Lance Armstrong has a message for the cancer-fighting community: He wants back in.
Armstrong, 45, listed rejoining the cancer fight as a difference-maker as a top goal for the next year.
The disgraced cyclist was diagnosed with testicular cancer in 1996 and started the Lance Armstrong Foundation (later changed to Livestrong) in 1997.
He won a record seven straight Tour de France titles from 1999 through 2005, but in 2012 was banned for life and stripped of those titles for doping. His ties with Livestrong were also severed in 2012.
“I think I know how to effect change. I’ve done it for a long time,” Armstrong said in a podcast posted Sunday. “It’s obviously touched my life significantly, continues to touch all of our lives on a daily basis. I want back in that fight. It’s not through Livestrong. It’s not through, probably, places you would think, but I want in. I’ve got my gloves on, and I want to fight, and I want to effect change and make a difference.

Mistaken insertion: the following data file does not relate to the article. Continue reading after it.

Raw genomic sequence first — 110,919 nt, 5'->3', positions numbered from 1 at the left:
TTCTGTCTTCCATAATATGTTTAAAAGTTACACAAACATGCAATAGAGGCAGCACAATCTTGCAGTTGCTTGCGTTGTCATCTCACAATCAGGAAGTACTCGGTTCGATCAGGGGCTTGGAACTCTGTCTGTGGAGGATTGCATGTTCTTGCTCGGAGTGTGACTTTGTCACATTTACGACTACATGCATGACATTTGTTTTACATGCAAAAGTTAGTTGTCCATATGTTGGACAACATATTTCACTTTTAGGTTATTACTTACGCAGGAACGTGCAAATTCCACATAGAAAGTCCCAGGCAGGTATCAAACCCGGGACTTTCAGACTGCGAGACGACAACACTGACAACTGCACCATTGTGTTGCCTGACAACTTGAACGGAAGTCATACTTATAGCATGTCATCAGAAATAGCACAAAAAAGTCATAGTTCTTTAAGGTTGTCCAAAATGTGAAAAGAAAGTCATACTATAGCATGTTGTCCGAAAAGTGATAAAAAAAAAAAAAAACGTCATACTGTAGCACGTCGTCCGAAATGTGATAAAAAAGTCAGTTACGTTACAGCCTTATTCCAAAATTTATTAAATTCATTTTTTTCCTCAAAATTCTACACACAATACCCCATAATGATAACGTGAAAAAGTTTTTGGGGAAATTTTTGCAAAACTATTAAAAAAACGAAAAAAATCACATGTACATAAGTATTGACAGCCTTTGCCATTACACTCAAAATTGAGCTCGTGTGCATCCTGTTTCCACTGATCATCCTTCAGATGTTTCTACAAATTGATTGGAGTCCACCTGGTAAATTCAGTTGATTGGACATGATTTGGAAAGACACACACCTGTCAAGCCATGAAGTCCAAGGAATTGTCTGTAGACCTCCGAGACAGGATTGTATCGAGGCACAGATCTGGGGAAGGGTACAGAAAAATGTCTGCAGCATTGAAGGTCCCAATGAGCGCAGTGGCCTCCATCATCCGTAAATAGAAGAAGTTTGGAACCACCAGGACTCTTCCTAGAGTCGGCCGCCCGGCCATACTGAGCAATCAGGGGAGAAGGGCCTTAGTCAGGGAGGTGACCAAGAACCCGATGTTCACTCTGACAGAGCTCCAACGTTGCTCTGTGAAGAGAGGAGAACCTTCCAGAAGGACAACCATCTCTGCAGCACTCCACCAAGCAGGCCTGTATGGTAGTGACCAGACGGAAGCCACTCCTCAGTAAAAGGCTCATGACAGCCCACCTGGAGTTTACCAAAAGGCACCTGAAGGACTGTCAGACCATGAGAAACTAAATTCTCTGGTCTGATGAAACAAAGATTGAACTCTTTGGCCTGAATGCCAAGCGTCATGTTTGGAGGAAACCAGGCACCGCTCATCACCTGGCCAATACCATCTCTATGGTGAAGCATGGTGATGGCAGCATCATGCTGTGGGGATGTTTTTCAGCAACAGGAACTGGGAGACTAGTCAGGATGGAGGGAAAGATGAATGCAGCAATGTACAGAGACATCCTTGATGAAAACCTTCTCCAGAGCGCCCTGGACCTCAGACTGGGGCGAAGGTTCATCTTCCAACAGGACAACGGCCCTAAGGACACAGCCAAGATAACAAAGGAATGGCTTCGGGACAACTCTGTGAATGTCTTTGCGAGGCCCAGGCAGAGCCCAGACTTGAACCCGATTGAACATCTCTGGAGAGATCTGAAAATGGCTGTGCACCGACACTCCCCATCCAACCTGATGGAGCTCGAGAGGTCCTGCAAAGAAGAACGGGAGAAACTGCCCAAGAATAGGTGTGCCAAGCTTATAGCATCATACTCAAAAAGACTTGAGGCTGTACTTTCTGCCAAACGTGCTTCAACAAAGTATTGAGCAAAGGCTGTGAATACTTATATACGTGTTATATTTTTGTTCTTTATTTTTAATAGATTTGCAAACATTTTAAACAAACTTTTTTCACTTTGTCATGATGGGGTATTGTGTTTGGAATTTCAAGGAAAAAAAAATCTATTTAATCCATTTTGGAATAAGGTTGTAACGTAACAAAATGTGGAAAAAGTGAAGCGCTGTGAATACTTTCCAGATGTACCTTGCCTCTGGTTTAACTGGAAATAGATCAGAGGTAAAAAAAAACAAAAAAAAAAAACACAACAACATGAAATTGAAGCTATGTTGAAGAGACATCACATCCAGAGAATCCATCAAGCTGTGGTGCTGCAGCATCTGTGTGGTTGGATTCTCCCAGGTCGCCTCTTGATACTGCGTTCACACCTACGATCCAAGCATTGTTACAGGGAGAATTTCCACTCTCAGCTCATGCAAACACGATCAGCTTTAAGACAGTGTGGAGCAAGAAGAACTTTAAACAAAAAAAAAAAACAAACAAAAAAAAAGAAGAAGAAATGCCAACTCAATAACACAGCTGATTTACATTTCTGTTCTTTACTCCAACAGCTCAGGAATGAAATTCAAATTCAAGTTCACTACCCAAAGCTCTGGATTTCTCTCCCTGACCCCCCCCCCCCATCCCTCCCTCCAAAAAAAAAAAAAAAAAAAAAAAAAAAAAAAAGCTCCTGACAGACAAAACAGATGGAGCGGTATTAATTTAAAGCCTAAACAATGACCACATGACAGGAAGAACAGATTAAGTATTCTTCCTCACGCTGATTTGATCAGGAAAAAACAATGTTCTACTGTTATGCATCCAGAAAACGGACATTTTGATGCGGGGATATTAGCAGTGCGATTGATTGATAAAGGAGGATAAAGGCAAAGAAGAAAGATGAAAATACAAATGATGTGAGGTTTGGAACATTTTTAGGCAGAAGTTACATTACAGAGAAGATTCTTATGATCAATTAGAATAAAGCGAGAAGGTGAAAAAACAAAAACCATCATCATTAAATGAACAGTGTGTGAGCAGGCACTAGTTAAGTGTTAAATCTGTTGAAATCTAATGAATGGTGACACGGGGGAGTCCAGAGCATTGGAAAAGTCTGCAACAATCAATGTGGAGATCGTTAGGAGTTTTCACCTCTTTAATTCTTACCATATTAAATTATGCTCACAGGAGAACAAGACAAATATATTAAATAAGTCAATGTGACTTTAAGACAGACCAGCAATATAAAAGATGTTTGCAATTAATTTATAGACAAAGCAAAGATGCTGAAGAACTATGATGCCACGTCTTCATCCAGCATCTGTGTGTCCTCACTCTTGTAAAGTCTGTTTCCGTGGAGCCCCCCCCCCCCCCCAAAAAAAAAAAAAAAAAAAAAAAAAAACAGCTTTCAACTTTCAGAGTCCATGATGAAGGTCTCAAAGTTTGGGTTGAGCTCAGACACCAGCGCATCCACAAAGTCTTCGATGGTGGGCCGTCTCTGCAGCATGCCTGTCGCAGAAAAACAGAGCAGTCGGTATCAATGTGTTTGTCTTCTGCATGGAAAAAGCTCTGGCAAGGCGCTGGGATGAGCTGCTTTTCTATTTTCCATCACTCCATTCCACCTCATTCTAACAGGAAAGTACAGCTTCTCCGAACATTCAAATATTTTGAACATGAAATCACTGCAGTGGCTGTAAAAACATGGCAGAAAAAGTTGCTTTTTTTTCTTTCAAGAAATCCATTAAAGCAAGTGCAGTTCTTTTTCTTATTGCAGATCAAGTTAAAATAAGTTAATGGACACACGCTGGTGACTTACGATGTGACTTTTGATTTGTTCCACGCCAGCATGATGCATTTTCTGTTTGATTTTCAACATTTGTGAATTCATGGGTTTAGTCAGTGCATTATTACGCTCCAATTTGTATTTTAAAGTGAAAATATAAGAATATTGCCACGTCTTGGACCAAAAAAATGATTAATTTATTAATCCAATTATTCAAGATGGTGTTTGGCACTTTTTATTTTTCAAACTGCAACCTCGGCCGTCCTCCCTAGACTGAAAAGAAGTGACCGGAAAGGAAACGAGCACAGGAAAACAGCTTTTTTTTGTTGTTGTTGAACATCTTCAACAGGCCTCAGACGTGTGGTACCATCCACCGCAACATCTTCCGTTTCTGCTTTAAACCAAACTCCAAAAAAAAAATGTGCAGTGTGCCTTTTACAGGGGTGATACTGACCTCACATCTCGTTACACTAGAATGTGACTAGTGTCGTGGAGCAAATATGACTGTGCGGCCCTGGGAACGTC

“I’ve seen the fight against cancer for 20 years. … I got to learn it as I built an organization that, I think, did great things. And then I’ve seen it as a cynic and as a skeptic and as a person that’s 10 steps removed from the fight. … I can help.”
Armstrong also said his last legal case, a federal lawsuit that could cost him $100 million, is set to go to trial in May.
“That’s a big deal for me and my family,” Armstrong said. “But the trial, which basically takes a month, isn’t a goal. The goal is to get that part of my life behind me and move forward.”
In 2014, Armstrong reportedly said he might start a new cancer foundation.
Armstrong competed in the 1992, 1996 and 2000 Olympics.
In 2013, he was stripped of his only Olympic medal, a bronze from the Sydney 2000 time trial, where former U.S. Postal Service teammate Viatcheslav Ekimov took gold and longtime rival Jan Ullrich, who admitted to blood doping during his career, took silver.
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